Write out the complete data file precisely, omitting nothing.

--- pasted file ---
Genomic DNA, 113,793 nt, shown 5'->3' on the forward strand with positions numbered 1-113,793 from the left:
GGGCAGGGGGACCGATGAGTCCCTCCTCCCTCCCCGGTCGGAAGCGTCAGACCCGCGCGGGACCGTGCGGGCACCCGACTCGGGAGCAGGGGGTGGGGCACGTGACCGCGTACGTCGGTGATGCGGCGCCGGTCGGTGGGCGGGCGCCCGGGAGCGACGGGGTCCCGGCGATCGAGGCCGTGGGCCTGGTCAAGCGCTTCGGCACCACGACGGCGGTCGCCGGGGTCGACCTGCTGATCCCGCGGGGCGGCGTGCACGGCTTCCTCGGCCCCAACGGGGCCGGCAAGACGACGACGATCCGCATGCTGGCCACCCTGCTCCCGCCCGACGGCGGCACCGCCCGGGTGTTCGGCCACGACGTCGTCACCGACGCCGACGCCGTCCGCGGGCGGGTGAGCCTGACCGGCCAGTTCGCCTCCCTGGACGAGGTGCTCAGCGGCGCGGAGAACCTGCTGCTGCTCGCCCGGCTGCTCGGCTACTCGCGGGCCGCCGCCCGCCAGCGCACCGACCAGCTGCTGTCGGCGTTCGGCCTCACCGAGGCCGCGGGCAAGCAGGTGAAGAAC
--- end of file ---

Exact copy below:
Genomic DNA, 113,793 nt, shown 5'->3' on the forward strand with positions numbered 1-113,793 from the left:
GGGCAGGGGGACCGATGAGTCCCTCCTCCCTCCCCGGTCGGAAGCGTCAGACCCGCGCGGGACCGTGCGGGCACCCGACTCGGGAGCAGGGGGTGGGGCACGTGACCGCGTACGTCGGTGATGCGGCGCCGGTCGGTGGGCGGGCGCCCGGGAGCGACGGGGTCCCGGCGATCGAGGCCGTGGGCCTGGTCAAGCGCTTCGGCACCACGACGGCGGTCGCCGGGGTCGACCTGCTGATCCCGCGGGGCGGCGTGCACGGCTTCCTCGGCCCCAACGGGGCCGGCAAGACGACGACGATCCGCATGCTGGCCACCCTGCTCCCGCCCGACGGCGGCACCGCCCGGGTGTTCGGCCACGACGTCGTCACCGACGCCGACGCCGTCCGCGGGCGGGTGAGCCTGACCGGCCAGTTCGCCTCCCTGGACGAGGTGCTCAGCGGCGCGGAGAACCTGCTGCTGCTCGCCCGGCTGCTCGGCTACTCGCGGGCCGCCGCCCGCCAGCGCACCGACCAGCTGCTGTCGGCGTTCGGCCTCACCGAGGCCGCGGGCAAGCAGGTGAAGAAC